Biz doc, you are absolutely spot on. It would be a terrible burden to have to learn 3000+ district tax laws. Most likely impossible for small businesses, who don't have more then 30 employees.

    This is for Emuf. Yeah, Amazon my not be the best plaintiff in the world to represent us... but it seems to be the name that gets attention of Congress and the media. Funny how no one cares unless big names are involved. I hope by education they learn a bit more before making legislation about nexus taxation.

    I know most would rather abolish all interstate nexus tax. The only other option i could forsee working is the streamlined tax. Europe has their VAT. It works for them. I am sure we could work something similar. It's not going to be easy because there are states that have absurb taxation and then other states that have no sales tax.

    The only solution I can think of is getting involved and educating those who do not understand our problems. Also support organizations like Affiliate Voice and PMA who actually do work to educate others through the proper channels.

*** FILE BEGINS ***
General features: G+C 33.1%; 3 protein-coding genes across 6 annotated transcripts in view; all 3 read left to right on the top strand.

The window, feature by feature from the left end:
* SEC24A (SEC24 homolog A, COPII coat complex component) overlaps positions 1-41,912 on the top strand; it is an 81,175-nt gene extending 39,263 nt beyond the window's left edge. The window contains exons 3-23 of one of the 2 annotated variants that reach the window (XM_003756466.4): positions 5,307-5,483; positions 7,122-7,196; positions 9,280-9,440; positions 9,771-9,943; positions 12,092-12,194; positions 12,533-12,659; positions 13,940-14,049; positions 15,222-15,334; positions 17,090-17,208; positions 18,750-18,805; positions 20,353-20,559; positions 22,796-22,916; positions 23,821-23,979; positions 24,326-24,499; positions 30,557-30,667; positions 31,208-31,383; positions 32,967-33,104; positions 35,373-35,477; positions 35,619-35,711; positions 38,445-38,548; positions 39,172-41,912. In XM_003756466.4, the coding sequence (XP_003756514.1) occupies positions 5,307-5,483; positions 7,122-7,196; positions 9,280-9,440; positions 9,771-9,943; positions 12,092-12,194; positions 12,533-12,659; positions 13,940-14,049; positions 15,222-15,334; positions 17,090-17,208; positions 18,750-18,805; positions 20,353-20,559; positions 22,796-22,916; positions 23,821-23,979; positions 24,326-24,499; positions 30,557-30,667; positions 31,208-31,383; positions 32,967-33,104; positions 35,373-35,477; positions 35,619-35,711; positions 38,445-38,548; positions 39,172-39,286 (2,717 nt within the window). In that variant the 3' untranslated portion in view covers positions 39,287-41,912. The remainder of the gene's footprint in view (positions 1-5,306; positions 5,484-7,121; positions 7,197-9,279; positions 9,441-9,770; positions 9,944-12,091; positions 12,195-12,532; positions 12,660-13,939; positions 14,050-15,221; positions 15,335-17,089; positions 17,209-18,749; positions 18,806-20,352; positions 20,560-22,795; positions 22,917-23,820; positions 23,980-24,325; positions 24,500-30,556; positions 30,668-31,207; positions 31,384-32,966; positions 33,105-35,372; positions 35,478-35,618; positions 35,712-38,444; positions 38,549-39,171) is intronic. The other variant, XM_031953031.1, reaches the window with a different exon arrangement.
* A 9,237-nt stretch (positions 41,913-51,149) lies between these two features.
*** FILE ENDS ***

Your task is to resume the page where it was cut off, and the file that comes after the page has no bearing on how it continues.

Before i go any further you can check out Share-a-Sale and Commission Junction. they each have a link on their page that links to Internet retail tax updates and you can look it up by state. CJ even has a image with wins/losses/draws available... Do not forget our beloved ABW forums. we have the luxury of facts and opinions (just make sure you sort between them first).

    As far as timelines go... thats an even grayer area then what states are safe and what are not. unless you move to alaska, oregon, delaware or montana (no sales tax)...

    best regards

  5. #5
    ABW Ambassador Daniel M. Clark's Avatar
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    Until these cases are resolved in court, we have no way of knowing the constitutionality of them.

    As for merchants having to learn 3000+ district tax laws... that's not going to happen. Seriously. And I don't recommend letting the legislators in various states hear us talk like that because it sounds like exactly what it is: a cop out. We live in an era of unsurpassed technological achievement. Merchants won't need to learn 3000+ tax laws, they'll simply need to purchase and use the inevitable software that will be written to streamline their tax collection efforts. The software will likely be reasonably priced, and will no doubt be a tax write-off as a standard business expense.